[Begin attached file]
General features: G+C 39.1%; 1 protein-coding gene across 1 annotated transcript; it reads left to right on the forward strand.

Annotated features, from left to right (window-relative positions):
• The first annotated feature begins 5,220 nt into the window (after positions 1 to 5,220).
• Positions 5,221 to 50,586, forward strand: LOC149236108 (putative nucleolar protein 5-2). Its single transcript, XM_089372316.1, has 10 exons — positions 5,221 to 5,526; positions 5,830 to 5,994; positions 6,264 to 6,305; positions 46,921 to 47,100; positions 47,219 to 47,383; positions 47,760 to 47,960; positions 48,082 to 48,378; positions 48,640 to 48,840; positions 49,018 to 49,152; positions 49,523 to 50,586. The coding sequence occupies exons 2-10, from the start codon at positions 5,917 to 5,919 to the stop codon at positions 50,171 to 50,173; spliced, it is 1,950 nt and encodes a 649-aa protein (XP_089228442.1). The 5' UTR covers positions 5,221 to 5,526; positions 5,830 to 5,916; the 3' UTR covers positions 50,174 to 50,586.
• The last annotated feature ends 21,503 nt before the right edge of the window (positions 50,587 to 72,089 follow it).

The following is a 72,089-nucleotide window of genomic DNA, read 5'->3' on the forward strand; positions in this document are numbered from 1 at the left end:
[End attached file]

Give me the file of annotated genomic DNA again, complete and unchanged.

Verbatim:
General features: G+C 39.1%; 1 protein-coding gene across 1 annotated transcript; it reads left to right on the forward strand.

Annotated features, from left to right (window-relative positions):
• The first annotated feature begins 5,220 nt into the window (after positions 1 to 5,220).
• Positions 5,221 to 50,586, forward strand: LOC149236108 (putative nucleolar protein 5-2). Its single transcript, XM_089372316.1, has 10 exons — positions 5,221 to 5,526; positions 5,830 to 5,994; positions 6,264 to 6,305; positions 46,921 to 47,100; positions 47,219 to 47,383; positions 47,760 to 47,960; positions 48,082 to 48,378; positions 48,640 to 48,840; positions 49,018 to 49,152; positions 49,523 to 50,586. The coding sequence occupies exons 2-10, from the start codon at positions 5,917 to 5,919 to the stop codon at positions 50,171 to 50,173; spliced, it is 1,950 nt and encodes a 649-aa protein (XP_089228442.1). The 5' UTR covers positions 5,221 to 5,526; positions 5,830 to 5,916; the 3' UTR covers positions 50,174 to 50,586.
• The last annotated feature ends 21,503 nt before the right edge of the window (positions 50,587 to 72,089 follow it).

The following is a 72,089-nucleotide window of genomic DNA, read 5'->3' on the forward strand; positions in this document are numbered from 1 at the left end: